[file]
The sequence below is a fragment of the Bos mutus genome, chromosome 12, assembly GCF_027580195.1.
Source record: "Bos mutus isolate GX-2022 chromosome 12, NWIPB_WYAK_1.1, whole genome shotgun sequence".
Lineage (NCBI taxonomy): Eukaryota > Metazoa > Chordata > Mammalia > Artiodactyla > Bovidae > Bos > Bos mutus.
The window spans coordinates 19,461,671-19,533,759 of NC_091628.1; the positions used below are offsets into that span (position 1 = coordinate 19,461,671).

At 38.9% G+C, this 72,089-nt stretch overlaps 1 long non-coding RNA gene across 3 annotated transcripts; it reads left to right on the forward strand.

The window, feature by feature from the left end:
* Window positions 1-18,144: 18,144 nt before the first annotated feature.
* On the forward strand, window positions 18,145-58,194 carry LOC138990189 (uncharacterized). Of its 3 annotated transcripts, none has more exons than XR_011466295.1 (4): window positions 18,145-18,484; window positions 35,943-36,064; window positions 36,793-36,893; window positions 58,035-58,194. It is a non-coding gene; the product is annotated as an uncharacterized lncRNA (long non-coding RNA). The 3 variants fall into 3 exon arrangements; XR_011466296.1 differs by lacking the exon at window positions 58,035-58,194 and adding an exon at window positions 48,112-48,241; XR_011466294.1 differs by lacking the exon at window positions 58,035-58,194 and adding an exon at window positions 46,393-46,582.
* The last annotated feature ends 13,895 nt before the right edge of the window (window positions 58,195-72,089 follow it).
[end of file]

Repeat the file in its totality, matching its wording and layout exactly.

The sequence below is a fragment of the Bos mutus genome, chromosome 12, assembly GCF_027580195.1.
Source record: "Bos mutus isolate GX-2022 chromosome 12, NWIPB_WYAK_1.1, whole genome shotgun sequence".
Lineage (NCBI taxonomy): Eukaryota > Metazoa > Chordata > Mammalia > Artiodactyla > Bovidae > Bos > Bos mutus.
The window spans coordinates 19,461,671-19,533,759 of NC_091628.1; the positions used below are offsets into that span (position 1 = coordinate 19,461,671).

At 38.9% G+C, this 72,089-nt stretch overlaps 1 long non-coding RNA gene across 3 annotated transcripts; it reads left to right on the forward strand.

The window, feature by feature from the left end:
* Window positions 1-18,144: 18,144 nt before the first annotated feature.
* On the forward strand, window positions 18,145-58,194 carry LOC138990189 (uncharacterized). Of its 3 annotated transcripts, none has more exons than XR_011466295.1 (4): window positions 18,145-18,484; window positions 35,943-36,064; window positions 36,793-36,893; window positions 58,035-58,194. It is a non-coding gene; the product is annotated as an uncharacterized lncRNA (long non-coding RNA). The 3 variants fall into 3 exon arrangements; XR_011466296.1 differs by lacking the exon at window positions 58,035-58,194 and adding an exon at window positions 48,112-48,241; XR_011466294.1 differs by lacking the exon at window positions 58,035-58,194 and adding an exon at window positions 46,393-46,582.
* The last annotated feature ends 13,895 nt before the right edge of the window (window positions 58,195-72,089 follow it).